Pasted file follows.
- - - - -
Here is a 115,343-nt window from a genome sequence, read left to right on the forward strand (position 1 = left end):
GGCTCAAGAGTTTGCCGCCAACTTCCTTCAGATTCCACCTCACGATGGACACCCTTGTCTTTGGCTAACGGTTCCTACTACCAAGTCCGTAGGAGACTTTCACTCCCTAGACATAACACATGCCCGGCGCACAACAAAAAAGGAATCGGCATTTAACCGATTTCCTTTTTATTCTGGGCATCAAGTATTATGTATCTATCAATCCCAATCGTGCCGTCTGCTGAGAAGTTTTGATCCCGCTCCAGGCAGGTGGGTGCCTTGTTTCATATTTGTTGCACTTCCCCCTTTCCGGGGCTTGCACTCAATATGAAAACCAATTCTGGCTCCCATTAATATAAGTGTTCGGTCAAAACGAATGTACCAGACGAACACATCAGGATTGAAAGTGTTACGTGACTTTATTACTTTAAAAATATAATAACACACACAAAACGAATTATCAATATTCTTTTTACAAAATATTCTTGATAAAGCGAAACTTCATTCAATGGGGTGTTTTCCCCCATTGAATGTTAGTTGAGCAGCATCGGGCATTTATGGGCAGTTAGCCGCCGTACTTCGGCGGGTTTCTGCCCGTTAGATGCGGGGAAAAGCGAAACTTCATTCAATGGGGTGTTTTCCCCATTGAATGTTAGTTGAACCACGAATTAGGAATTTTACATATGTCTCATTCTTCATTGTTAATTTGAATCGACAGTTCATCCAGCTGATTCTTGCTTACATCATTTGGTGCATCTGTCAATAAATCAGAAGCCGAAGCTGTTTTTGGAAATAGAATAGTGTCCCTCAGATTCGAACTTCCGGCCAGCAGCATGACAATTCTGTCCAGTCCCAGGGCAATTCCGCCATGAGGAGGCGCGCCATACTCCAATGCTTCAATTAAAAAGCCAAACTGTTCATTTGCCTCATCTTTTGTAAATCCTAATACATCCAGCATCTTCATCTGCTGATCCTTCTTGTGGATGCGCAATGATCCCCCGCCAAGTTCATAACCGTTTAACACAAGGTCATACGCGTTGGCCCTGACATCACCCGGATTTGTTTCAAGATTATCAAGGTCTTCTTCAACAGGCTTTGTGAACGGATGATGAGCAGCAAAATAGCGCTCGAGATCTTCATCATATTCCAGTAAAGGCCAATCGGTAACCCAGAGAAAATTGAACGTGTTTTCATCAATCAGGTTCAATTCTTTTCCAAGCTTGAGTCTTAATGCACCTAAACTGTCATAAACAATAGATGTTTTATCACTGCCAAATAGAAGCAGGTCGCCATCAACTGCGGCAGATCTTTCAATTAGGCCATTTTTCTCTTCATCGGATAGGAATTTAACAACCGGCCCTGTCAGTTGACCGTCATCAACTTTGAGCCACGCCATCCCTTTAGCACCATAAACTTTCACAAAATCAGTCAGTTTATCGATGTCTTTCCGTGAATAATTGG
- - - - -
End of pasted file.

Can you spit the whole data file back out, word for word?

Here is a 115,343-nt window from a genome sequence, read left to right on the forward strand (position 1 = left end):
GGCTCAAGAGTTTGCCGCCAACTTCCTTCAGATTCCACCTCACGATGGACACCCTTGTCTTTGGCTAACGGTTCCTACTACCAAGTCCGTAGGAGACTTTCACTCCCTAGACATAACACATGCCCGGCGCACAACAAAAAAGGAATCGGCATTTAACCGATTTCCTTTTTATTCTGGGCATCAAGTATTATGTATCTATCAATCCCAATCGTGCCGTCTGCTGAGAAGTTTTGATCCCGCTCCAGGCAGGTGGGTGCCTTGTTTCATATTTGTTGCACTTCCCCCTTTCCGGGGCTTGCACTCAATATGAAAACCAATTCTGGCTCCCATTAATATAAGTGTTCGGTCAAAACGAATGTACCAGACGAACACATCAGGATTGAAAGTGTTACGTGACTTTATTACTTTAAAAATATAATAACACACACAAAACGAATTATCAATATTCTTTTTACAAAATATTCTTGATAAAGCGAAACTTCATTCAATGGGGTGTTTTCCCCCATTGAATGTTAGTTGAGCAGCATCGGGCATTTATGGGCAGTTAGCCGCCGTACTTCGGCGGGTTTCTGCCCGTTAGATGCGGGGAAAAGCGAAACTTCATTCAATGGGGTGTTTTCCCCATTGAATGTTAGTTGAACCACGAATTAGGAATTTTACATATGTCTCATTCTTCATTGTTAATTTGAATCGACAGTTCATCCAGCTGATTCTTGCTTACATCATTTGGTGCATCTGTCAATAAATCAGAAGCCGAAGCTGTTTTTGGAAATAGAATAGTGTCCCTCAGATTCGAACTTCCGGCCAGCAGCATGACAATTCTGTCCAGTCCCAGGGCAATTCCGCCATGAGGAGGCGCGCCATACTCCAATGCTTCAATTAAAAAGCCAAACTGTTCATTTGCCTCATCTTTTGTAAATCCTAATACATCCAGCATCTTCATCTGCTGATCCTTCTTGTGGATGCGCAATGATCCCCCGCCAAGTTCATAACCGTTTAACACAAGGTCATACGCGTTGGCCCTGACATCACCCGGATTTGTTTCAAGATTATCAAGGTCTTCTTCAACAGGCTTTGTGAACGGATGATGAGCAGCAAAATAGCGCTCGAGATCTTCATCATATTCCAGTAAAGGCCAATCGGTAACCCAGAGAAAATTGAACGTGTTTTCATCAATCAGGTTCAATTCTTTTCCAAGCTTGAGTCTTAATGCACCTAAACTGTCATAAACAATAGATGTTTTATCACTGCCAAATAGAAGCAGGTCGCCATCAACTGCGGCAGATCTTTCAATTAGGCCATTTTTCTCTTCATCGGATAGGAATTTAACAACCGGCCCTGTCAGTTGACCGTCATCAACTTTGAGCCACGCCATCCCTTTAGCACCATAAACTTTCACAAAATCAGTCAGTTTATCGATGTCTTTCCGTGAATAATTGG